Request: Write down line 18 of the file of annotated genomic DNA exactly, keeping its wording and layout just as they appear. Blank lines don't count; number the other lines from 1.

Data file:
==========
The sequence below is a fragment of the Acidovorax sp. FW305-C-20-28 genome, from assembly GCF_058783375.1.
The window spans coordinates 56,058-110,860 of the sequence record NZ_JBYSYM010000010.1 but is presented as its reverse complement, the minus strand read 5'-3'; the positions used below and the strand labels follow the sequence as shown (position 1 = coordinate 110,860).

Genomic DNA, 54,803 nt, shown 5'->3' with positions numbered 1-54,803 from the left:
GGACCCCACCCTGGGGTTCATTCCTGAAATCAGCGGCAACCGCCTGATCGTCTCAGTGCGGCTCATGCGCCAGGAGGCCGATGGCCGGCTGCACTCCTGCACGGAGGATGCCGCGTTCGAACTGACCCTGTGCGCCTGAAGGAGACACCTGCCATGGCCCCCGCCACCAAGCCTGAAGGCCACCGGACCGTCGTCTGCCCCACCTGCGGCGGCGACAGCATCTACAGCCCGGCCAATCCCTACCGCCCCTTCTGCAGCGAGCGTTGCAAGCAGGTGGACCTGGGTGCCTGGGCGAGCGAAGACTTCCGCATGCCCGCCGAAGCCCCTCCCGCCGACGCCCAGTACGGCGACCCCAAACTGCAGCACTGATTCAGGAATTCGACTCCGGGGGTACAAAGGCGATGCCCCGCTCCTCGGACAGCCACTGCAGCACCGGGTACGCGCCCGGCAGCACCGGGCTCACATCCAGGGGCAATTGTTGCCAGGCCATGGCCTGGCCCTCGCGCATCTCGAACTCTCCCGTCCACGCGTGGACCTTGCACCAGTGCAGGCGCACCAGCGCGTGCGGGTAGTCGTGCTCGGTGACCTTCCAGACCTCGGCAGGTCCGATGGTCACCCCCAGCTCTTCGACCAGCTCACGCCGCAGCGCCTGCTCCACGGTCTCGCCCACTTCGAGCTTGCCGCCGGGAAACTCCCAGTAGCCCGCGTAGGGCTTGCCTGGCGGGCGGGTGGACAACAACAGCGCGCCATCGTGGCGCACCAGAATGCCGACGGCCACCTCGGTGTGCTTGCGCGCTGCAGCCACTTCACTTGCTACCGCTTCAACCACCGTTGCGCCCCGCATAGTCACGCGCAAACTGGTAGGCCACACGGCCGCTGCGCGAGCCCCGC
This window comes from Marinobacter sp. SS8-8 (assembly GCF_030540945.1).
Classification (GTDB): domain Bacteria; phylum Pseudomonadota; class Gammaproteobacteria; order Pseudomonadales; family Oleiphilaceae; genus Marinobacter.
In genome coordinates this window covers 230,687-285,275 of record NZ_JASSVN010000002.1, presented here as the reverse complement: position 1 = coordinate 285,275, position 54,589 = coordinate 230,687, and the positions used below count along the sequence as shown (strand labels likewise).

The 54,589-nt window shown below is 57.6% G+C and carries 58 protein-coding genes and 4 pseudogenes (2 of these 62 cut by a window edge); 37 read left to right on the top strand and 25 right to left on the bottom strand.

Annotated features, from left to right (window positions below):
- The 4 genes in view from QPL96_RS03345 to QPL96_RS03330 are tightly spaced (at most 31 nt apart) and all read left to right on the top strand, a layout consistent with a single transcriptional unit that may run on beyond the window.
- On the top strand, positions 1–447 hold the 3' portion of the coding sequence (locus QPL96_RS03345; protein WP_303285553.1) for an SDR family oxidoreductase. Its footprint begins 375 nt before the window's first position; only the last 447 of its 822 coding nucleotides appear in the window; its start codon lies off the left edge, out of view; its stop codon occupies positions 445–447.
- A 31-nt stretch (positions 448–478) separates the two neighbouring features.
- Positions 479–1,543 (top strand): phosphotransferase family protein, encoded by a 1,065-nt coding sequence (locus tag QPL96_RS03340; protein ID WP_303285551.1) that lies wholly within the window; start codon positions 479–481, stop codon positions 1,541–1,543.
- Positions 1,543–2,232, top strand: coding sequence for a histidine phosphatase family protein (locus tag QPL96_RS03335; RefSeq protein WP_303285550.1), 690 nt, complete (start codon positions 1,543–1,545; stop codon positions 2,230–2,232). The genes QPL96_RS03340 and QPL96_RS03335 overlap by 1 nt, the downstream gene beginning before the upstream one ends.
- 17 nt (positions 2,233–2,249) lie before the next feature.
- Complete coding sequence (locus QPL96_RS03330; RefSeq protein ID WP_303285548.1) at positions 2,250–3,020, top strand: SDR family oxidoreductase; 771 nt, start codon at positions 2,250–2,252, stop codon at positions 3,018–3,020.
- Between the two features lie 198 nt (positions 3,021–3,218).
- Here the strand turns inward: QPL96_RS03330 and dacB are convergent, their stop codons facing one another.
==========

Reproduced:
- Here the strand turns inward: QPL96_RS03330 and dacB are convergent, their stop codons facing one another.